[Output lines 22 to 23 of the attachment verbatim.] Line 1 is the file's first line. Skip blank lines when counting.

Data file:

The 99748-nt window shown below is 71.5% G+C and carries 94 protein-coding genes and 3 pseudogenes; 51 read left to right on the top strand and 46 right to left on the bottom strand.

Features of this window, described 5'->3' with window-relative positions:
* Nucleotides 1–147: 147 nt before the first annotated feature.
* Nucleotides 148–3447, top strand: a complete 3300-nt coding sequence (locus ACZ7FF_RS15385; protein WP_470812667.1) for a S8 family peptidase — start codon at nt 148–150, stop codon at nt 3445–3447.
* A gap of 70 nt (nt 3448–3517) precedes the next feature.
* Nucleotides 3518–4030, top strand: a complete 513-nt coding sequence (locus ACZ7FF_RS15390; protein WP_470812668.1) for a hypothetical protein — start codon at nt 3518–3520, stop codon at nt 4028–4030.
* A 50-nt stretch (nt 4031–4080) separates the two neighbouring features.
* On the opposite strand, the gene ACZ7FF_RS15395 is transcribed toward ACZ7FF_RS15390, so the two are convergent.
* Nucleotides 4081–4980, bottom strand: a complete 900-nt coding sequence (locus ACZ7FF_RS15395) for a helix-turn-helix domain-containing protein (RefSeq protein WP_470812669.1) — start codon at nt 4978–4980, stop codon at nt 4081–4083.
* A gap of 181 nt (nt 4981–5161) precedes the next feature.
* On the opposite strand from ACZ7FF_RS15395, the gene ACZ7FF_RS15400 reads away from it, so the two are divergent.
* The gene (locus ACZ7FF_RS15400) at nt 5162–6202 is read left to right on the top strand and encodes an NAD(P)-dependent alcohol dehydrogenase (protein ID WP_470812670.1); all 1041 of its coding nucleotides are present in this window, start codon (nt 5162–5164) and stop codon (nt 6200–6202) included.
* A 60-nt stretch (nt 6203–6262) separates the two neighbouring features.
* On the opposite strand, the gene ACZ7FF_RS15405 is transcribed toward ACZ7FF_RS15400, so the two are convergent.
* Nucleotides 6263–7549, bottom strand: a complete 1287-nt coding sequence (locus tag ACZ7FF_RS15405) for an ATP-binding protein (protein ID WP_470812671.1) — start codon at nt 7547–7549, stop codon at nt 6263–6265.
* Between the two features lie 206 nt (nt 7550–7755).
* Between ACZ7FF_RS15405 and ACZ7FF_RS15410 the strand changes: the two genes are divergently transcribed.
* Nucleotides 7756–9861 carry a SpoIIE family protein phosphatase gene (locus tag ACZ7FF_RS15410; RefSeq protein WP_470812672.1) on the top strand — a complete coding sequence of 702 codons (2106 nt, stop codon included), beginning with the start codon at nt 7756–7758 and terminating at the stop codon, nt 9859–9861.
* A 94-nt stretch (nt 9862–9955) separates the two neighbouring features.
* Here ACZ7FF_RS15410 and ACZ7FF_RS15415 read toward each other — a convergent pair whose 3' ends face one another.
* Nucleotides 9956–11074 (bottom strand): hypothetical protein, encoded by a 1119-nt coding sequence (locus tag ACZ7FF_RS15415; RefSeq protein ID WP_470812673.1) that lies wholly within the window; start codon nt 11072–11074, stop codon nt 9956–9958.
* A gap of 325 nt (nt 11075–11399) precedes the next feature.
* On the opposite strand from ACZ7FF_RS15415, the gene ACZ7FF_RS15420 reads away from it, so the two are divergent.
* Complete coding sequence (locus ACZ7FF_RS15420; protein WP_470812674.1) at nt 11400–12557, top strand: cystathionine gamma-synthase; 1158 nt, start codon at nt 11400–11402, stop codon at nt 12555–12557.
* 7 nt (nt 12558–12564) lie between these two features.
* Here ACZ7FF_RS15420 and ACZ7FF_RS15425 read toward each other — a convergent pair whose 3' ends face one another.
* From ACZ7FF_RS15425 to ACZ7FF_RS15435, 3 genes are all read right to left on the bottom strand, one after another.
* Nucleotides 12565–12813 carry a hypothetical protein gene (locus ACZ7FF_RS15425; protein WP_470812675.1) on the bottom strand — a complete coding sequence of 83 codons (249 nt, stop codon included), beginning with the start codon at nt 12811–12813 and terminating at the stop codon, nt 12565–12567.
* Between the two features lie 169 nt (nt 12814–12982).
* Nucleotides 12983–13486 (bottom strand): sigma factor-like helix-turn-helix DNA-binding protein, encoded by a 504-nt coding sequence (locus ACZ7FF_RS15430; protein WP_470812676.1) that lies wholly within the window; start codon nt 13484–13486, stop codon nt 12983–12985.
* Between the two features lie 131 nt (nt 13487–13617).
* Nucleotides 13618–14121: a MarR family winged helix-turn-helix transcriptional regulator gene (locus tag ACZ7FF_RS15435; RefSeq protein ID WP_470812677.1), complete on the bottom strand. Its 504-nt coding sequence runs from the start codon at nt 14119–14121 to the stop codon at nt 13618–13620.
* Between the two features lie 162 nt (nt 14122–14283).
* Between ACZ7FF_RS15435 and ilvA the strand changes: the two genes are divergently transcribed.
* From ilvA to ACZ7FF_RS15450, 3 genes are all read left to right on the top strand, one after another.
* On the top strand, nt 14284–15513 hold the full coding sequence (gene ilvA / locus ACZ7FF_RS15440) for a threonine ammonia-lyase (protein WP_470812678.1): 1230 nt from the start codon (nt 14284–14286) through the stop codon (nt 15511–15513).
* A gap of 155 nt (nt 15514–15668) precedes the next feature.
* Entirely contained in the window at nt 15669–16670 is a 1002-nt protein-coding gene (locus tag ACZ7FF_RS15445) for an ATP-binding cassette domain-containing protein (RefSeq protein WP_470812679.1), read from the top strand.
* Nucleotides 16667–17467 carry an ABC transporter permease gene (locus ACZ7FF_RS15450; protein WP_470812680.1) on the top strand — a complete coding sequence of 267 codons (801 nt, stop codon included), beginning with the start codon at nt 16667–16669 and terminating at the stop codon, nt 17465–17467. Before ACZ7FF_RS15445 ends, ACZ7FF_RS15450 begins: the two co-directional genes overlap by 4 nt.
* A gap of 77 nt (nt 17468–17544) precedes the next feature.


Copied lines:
* A gap of 325 nt (nt 11075–11399) precedes the next feature.
* On the opposite strand from ACZ7FF_RS15415, the gene ACZ7FF_RS15420 reads away from it, so the two are divergent.